a graduate student in the Visual Studies program at University
of California, Irvine. She holds an MA degree in Communication
Studies from California State University, Los Angeles.
Rosie Kar is a second-year
graduate student in the Comparative Literature Program at UCSB.
Her fields of interest include 20th century Asian American literature
and media representations, post-colonial theory, North American
fiction, and Francophone literature and culture. She received
her undergrad degrees in 2004 from UC San Diego in Literatures
of the World and Chemistry. In what little free time she has,
she enjoys writing, reading everything she can get her hands
on, listening obsessively to all kinds of music, filling up
her passport, belly dancing, classical Indian dance, Polynesian
dance, painting, decoupage, printmaking, and sleeping. Born
and raised in Orange County, California to South Asian professionals,
she was exposed to a wide variety of written and performative
art through her family, local festivals, and traveling the world.
In her research and writing, she draws upon personal experiences
and social observations. She attempts to explore the edges of
awareness, where the conscious and the unconscious intertwine,
through word play, vernacular and abstract language, verbal
color and form. Her interests in written art are to challenge,
uplift, inspire, and transform.
Danielle La France earned her
Master's degree from UCSB in 2005 in Comparative Literature
and is currently working on a dissertation comparing the feminist
implications of ghost stories written by Anglo-American, Mexican-American,
and Mexican women authors published in literary magazines in
the early twentieth century.
Eric Martinsen is a doctoral
candidate in English with a Ph.D. emphasis in Global Studies
at the University of California, Santa Barbara where he is writing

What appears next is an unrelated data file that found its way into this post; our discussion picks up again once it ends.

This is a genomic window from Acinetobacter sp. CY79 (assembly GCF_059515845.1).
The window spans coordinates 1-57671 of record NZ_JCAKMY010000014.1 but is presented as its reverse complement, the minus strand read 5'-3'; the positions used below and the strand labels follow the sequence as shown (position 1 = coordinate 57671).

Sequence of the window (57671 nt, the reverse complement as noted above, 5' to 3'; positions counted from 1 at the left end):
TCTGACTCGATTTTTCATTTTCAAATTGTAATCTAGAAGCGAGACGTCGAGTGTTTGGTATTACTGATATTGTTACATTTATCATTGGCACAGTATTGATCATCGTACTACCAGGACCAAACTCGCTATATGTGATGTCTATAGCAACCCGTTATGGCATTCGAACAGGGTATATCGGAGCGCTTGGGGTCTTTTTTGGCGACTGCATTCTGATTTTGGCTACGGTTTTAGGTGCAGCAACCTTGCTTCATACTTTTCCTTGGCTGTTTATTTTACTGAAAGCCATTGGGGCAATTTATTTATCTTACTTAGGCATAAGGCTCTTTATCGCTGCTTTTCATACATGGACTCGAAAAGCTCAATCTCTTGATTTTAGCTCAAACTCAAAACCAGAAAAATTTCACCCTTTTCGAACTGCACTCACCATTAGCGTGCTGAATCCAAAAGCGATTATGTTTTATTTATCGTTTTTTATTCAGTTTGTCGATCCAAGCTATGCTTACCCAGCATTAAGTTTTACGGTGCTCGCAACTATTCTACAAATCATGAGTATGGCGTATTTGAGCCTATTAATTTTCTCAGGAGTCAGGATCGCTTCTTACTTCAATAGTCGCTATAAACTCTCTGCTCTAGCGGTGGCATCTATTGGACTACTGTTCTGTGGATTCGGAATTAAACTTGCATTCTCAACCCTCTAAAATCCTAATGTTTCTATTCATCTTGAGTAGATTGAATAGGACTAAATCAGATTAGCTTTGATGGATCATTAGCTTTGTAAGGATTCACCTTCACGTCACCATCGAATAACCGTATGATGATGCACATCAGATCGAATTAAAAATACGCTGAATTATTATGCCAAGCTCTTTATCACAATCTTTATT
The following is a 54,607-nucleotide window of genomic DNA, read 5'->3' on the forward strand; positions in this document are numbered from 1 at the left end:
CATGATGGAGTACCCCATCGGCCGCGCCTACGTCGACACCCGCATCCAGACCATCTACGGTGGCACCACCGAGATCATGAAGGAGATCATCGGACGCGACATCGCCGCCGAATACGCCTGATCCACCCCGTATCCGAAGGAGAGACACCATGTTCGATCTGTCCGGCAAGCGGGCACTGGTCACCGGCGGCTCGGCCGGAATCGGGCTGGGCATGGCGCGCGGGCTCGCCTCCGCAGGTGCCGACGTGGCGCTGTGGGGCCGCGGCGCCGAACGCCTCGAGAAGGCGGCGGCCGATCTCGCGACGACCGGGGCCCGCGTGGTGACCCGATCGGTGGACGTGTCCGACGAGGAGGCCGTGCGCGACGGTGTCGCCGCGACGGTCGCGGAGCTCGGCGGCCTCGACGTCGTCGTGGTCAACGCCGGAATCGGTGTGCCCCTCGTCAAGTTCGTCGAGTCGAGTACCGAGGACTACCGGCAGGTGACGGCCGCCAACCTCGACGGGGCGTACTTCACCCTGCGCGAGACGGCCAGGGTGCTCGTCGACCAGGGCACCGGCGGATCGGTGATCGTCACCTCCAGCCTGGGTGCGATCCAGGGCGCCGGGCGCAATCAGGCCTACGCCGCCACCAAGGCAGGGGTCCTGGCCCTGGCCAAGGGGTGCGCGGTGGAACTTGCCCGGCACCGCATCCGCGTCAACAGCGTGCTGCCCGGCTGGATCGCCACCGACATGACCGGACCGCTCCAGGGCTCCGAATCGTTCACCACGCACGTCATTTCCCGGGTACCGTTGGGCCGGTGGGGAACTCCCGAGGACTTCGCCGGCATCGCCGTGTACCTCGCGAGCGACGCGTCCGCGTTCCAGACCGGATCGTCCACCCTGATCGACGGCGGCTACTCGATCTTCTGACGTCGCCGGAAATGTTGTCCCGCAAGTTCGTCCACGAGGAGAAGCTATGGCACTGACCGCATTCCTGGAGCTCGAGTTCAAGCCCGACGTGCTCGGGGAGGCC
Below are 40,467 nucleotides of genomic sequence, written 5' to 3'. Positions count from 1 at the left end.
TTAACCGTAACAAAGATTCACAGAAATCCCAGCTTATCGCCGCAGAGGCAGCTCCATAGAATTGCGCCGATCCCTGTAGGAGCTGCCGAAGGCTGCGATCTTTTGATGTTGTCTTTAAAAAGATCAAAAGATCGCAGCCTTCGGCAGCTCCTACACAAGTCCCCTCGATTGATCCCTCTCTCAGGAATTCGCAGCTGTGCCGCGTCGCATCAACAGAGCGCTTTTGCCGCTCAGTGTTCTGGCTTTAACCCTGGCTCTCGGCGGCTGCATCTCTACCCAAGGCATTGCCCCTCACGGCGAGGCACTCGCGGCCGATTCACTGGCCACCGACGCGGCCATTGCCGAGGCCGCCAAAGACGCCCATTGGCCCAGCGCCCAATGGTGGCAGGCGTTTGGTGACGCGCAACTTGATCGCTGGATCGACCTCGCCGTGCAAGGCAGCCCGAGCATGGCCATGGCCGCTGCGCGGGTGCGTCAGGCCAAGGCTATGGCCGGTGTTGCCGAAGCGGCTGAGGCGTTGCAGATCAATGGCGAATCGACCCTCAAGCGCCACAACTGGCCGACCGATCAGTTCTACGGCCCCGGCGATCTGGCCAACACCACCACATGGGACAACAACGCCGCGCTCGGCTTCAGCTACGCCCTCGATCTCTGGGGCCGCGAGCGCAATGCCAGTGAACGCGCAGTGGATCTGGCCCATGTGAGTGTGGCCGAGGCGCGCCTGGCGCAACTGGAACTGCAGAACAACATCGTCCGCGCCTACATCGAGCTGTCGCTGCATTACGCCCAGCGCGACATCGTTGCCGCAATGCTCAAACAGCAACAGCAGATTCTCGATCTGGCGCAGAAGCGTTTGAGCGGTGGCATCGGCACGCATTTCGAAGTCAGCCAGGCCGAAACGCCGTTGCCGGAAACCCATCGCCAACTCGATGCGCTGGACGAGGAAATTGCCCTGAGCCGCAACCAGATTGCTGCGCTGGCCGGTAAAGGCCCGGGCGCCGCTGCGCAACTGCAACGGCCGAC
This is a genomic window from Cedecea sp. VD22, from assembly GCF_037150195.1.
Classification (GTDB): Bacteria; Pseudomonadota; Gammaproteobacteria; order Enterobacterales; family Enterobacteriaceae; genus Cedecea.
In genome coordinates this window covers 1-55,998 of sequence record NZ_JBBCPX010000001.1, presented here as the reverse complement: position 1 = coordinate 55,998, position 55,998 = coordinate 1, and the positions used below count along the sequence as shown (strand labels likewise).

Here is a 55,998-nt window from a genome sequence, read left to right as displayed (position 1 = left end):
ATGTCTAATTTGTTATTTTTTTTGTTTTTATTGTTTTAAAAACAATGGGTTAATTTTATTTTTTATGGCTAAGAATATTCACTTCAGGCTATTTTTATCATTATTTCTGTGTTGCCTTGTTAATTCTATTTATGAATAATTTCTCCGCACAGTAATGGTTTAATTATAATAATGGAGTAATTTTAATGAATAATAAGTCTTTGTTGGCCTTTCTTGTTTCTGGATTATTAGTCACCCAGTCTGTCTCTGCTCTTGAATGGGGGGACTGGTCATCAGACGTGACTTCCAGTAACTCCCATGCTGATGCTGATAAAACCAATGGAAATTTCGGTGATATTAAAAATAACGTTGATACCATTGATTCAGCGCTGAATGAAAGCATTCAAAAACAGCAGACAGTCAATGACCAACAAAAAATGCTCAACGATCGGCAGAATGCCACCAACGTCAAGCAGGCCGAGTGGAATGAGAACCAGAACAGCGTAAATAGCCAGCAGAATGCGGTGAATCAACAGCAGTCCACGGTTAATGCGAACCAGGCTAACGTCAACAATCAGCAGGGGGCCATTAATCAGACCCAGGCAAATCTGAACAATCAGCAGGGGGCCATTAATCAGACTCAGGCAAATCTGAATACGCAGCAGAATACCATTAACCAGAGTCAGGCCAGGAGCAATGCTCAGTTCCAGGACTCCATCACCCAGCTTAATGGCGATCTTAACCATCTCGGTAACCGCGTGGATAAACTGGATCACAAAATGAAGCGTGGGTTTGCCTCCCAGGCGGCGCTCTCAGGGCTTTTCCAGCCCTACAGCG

a dissertation entitled "Narrativizing Global Moments in
Twentieth-Century Fiction and Film." His research focuses
on representations of intense transcultural exchanges and the
interpretative crises they provoke in contemporary postcolonial
fiction, U.S. ethnic writing and film.
Elizabeth Nixon is currently
studying postcolonial and narrative theory at Ohio State University.
Mary Seliger is a fifth-year graduate student in Comparative Literature at UCSB. She received a J.D. from Loyola Law School, Los Angeles in 1982. She obtained an M.A. from UCSB in Latin America and Iberian Studies in 2003. Her dissertation research project explores the dialogue between American literary and legal narratives in the twentieth century.
Lily Wong is a second-year
graduate student from the Department of Comparative Literature
at UC Santa Barbara. She has published translations in Pots
magazine, the Taipei Poetry Festival, and was the editor for
Full Tilt a journal of East-Asian poetry and translations. Her
research interests rest in the intersection of post-colonial/globalization
theories and literatures; East-Asian oral/religious cultures;
Mark Young is completing his
Master's Degree in American Literature at San Diego State University.
His research interests include photographic representations
of Latin Americans, mythological tropes in American children's
literature, and the european roots of American satire. His forthcoming
thesis explores the mythological dimensions of Kurt Vonnegut's
early novels and short stories.